Is Chocolate Addictive?

By: Debra Ronca  | 
Chocolate is one of the most popular sweet treats around, but do claims of addiction to it have any basis in science? Natasha Breen/REDA&CO/Universal Images Group/Getty Images

Are you one of the millions of people who call themselves a chocoholic? Do you get weak in the knees when you walk past a chocolate shop? Keep emergency chocolate hidden in your drawer so no one will find it? Fall victim to midnight chocolate cravings? Don't worry, no judgment here.

Chocolate does indeed feel addictive, and here's why: When we eat sweet or high-fat foods, our brains get as happy as our taste buds. Sugary and fatty foods cause the brain to release serotonin, which helps stabilize our moods and ward off depression. And because these foods activate the pleasure centers in the brain, studies show that people can become dependent on sugar and fat in their food. Some chocolate addicts even exhibit traits similar to those of drug addicts, such as cravings, irregular eating, anxiety, and abnormal moods [source: Lovering].


But doess chocolate fit the true definition of addictive? You might joke around and say you're addicted to chocolate and simply can't live without it. But let's look at the science.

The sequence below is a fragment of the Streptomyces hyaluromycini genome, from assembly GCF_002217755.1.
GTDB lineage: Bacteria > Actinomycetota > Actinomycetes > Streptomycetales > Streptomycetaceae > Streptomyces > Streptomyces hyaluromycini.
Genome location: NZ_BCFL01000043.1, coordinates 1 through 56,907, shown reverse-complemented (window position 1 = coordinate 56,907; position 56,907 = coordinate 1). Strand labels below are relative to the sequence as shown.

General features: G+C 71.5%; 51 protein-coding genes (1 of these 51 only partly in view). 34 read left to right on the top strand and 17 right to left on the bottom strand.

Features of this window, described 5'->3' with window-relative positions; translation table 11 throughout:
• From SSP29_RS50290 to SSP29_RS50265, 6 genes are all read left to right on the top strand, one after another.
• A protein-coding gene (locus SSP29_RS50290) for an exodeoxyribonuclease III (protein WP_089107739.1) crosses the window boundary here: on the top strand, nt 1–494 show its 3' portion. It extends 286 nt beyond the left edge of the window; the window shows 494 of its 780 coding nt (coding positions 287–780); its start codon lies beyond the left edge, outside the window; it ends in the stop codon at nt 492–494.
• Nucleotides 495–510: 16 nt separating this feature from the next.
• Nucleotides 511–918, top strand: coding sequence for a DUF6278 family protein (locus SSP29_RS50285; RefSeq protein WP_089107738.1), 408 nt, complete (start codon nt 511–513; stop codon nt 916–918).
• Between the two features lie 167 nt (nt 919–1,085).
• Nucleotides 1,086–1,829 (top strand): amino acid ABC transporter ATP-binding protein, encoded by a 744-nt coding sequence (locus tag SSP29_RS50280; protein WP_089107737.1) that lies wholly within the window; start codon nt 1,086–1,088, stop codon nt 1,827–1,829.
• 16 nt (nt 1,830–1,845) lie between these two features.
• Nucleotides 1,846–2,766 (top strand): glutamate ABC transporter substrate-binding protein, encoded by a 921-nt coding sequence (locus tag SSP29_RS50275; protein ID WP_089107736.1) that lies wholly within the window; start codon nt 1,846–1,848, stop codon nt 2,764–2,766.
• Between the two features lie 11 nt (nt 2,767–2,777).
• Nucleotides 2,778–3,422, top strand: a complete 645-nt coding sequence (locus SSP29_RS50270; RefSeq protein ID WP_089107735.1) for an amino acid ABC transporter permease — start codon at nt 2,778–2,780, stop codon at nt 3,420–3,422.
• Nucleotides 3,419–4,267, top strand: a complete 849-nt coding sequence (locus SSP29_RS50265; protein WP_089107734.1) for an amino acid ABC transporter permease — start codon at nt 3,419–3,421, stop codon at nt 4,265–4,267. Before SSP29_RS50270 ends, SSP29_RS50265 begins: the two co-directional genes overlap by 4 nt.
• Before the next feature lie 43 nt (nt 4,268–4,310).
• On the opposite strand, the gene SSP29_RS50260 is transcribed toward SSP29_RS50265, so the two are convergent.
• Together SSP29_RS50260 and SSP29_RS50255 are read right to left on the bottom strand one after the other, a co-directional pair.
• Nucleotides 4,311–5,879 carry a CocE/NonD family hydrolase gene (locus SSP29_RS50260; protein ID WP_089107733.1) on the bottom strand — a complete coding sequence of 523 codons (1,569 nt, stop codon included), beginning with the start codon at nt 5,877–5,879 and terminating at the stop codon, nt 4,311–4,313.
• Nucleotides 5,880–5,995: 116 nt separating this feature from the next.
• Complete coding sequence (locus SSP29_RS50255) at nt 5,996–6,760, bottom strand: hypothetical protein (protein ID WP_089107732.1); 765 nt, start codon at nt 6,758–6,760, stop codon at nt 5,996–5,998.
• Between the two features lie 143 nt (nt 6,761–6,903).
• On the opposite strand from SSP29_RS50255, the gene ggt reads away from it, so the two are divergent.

Three fundamental components make up addiction:

  1. an intense craving
  2. a loss of control over the object of that craving
  3. the continued use of that object despite negative consequences

These components describe drug addiction, but studies show people can exhibit these behaviors with certain foods, as well. The studies even showed similar brain activity between drug addicts and participants presented with chocolate milkshakes [source: Miller]. However, these situations are extreme and don't account for the majority of the population.

Some people point to phenylethylamine, a compound found in chocolate, as proof that it is indeed addictive. Phenylethylamine is a chemical thought to imitate the brain chemistry of someone in love. But you can find higher concentrations of phenylethylamines in foods like cheese, almonds and avocados — and not many of us are making midnight runs to the grocery store for a fix of avocados.

The Diagnostic and Statistical Manual of Mental Disorders, the reference handbook published by the American Psychiatric Association (APA) doesn’t recognize chocolate addiction as a diagnosable condition, but does posit that even though chocolate addiction isn’t a real diagnosis, the comsumption of chocolate still creates addiction-like symptoms that can certainly affect how you feel [source: Lovering].

The general consensus is that we crave and seek out chocolate simply because it tastes really, really awesome — not because it's addictive. Many of us see it as a forbidden pleasure, which makes us want it more. And that's why it feels so very addictive.

And remember, there's nothing wrong with indulging once in a while. Savor your chocolate, make it last and remember to buy the good stuff.


Lots More Information

Related Links

  • Lovering, Nancy. "Chocolate Addiction: Fact or Myth?" PsychCentral. June 21, 2022 (July 7, 2022)
  • Miller, Michael Craig, M.D. "Can you become addicted to chocolate?" Harvard Health Publications. Feb. 14, 2013. (July 7, 2022)